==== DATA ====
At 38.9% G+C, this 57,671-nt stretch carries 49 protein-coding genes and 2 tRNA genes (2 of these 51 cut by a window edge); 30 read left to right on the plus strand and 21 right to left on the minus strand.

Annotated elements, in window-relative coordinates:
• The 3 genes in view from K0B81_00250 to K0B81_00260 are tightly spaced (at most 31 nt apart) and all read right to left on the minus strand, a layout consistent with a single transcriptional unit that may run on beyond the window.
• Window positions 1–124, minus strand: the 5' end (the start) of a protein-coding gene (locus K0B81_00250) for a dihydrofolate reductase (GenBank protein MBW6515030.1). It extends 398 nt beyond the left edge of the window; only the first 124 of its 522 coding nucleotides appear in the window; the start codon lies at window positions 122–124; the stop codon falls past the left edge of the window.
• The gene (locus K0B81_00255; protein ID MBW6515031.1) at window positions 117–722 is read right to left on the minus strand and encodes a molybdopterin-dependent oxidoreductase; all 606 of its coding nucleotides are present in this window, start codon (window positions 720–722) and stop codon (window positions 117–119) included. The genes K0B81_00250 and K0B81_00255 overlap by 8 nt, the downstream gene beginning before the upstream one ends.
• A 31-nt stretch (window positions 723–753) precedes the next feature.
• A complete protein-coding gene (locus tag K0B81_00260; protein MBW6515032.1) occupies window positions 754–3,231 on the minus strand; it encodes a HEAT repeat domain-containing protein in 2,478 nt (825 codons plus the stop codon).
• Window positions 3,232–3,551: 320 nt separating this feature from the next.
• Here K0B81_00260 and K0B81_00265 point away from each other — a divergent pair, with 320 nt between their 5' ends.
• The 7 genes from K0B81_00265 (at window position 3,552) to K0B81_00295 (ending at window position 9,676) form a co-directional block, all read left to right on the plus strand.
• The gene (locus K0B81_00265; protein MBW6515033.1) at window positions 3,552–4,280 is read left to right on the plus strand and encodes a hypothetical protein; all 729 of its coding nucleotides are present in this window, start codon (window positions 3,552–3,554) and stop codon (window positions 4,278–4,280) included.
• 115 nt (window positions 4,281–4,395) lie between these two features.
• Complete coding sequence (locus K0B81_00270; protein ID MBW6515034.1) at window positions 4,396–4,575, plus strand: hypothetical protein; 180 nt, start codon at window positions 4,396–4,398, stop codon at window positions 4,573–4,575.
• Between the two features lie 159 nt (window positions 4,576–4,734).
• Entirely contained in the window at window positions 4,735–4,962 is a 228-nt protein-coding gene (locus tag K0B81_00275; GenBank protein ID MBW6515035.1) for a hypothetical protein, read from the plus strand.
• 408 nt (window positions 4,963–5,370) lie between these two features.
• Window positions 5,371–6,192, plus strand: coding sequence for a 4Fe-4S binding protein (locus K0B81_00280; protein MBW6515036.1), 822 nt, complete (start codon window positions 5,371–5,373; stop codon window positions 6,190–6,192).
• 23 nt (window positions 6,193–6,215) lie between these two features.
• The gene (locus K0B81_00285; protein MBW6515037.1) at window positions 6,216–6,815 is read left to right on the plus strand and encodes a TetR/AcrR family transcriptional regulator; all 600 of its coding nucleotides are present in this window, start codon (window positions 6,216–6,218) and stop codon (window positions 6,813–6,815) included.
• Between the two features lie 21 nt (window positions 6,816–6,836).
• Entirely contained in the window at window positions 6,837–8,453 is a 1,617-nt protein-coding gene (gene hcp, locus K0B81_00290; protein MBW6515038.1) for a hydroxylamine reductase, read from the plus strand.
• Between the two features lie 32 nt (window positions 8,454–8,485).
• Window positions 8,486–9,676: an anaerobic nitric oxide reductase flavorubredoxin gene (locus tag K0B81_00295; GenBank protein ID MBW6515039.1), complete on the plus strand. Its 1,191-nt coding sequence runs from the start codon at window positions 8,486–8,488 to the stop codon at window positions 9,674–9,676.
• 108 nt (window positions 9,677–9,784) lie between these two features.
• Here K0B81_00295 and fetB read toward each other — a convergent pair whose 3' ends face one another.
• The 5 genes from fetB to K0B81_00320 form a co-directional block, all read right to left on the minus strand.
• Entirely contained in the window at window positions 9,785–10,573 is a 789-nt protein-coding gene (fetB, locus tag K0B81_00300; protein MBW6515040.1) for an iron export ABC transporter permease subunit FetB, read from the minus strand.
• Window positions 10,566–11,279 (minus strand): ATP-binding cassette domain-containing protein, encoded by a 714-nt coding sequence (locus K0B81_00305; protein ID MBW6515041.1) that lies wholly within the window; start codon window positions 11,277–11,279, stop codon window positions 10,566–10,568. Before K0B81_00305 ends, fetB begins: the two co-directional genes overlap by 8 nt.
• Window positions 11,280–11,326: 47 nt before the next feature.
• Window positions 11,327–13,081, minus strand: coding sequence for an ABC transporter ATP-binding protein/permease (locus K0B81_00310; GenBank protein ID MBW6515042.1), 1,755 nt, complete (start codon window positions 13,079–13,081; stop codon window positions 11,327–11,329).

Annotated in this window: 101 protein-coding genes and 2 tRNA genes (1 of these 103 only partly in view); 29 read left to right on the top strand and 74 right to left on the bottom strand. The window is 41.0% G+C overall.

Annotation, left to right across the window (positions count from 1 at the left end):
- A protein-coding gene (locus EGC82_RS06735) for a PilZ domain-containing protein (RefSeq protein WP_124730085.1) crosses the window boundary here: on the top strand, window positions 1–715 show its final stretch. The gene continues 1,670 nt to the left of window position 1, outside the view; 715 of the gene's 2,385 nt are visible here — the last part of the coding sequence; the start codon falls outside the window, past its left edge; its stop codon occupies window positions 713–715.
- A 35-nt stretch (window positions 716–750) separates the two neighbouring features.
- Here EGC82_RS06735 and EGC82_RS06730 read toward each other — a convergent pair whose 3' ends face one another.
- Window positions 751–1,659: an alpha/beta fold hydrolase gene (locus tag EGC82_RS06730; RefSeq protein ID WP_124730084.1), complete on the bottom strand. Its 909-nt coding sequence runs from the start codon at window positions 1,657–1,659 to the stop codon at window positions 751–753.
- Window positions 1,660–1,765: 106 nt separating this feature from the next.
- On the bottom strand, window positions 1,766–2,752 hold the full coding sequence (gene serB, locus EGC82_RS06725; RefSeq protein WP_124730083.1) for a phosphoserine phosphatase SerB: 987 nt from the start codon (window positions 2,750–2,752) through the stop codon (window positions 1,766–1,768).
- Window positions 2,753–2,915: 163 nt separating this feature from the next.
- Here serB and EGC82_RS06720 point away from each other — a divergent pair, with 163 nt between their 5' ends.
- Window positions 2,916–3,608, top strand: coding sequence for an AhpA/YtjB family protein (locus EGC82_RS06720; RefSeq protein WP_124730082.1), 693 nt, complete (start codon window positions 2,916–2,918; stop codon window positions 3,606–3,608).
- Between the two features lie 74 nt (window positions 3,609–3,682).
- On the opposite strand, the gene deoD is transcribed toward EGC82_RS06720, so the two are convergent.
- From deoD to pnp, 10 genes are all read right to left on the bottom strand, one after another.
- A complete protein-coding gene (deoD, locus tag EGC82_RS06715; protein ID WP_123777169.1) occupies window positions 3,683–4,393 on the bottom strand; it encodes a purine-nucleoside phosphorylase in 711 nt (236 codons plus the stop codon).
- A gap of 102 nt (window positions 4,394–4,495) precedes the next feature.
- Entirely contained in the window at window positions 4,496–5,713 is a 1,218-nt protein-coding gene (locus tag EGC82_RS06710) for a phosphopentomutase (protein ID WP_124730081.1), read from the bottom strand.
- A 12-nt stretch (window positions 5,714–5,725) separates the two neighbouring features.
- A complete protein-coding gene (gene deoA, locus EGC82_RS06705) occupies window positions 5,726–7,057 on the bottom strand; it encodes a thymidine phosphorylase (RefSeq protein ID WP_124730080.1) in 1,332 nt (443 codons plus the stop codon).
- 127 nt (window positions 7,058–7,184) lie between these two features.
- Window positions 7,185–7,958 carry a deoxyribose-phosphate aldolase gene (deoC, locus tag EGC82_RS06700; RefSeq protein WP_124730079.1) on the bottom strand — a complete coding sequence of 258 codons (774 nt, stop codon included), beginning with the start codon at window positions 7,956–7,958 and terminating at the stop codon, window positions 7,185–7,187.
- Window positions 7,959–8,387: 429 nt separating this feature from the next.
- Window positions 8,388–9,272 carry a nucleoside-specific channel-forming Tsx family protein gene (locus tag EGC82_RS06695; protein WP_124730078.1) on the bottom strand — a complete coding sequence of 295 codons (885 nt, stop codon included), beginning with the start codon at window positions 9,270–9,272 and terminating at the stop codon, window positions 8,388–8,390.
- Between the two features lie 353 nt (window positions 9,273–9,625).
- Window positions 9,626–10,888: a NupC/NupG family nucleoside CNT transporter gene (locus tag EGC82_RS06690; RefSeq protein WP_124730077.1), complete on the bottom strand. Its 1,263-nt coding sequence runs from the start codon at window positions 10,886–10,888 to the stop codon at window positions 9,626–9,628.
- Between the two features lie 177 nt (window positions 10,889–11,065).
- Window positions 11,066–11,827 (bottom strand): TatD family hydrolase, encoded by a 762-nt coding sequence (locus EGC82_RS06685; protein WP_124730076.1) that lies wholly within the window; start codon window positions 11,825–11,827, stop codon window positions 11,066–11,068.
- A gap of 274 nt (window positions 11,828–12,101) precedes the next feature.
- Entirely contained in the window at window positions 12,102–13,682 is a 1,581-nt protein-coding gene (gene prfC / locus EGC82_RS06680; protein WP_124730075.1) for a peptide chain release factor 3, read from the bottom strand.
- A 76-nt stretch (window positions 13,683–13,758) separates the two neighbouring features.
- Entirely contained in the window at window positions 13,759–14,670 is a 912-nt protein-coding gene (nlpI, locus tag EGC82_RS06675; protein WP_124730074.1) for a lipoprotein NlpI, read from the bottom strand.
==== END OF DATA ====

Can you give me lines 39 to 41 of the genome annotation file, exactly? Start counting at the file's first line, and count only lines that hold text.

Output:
- Window positions 2,753–2,915: 163 nt separating this feature from the next.
- Here serB and EGC82_RS06720 point away from each other — a divergent pair, with 163 nt between their 5' ends.
- Window positions 2,916–3,608, top strand: coding sequence for an AhpA/YtjB family protein (locus EGC82_RS06720; RefSeq protein WP_124730082.1), 693 nt, complete (start codon window positions 2,916–2,918; stop codon window positions 3,606–3,608).